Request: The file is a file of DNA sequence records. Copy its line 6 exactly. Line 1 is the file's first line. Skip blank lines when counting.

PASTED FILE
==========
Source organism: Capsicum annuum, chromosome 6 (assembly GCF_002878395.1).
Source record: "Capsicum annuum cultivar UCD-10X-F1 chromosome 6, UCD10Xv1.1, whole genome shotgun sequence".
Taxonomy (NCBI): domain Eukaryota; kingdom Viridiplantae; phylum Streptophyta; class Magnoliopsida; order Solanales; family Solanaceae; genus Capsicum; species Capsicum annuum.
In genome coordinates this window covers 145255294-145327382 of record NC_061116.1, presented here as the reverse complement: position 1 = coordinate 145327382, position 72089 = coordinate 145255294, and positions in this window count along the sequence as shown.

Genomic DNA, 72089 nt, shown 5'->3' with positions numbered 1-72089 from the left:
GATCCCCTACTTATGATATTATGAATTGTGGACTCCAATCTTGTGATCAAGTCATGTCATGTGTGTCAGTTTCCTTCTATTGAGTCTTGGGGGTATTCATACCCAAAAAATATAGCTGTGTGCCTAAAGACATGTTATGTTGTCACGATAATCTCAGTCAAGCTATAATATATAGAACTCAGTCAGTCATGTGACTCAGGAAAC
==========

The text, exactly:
GATCCCCTACTTATGATATTATGAATTGTGGACTCCAATCTTGTGATCAAGTCATGTCATGTGTGTCAGTTTCCTTCTATTGAGTCTTGGGGGTATTCATACCCAAAAAATATAGCTGTGTGCCTAAAGACATGTTATGTTGTCACGATAATCTCAGTCAAGCTATAATATATAGAACTCAGTCAGTCATGTGACTCAGGAAAC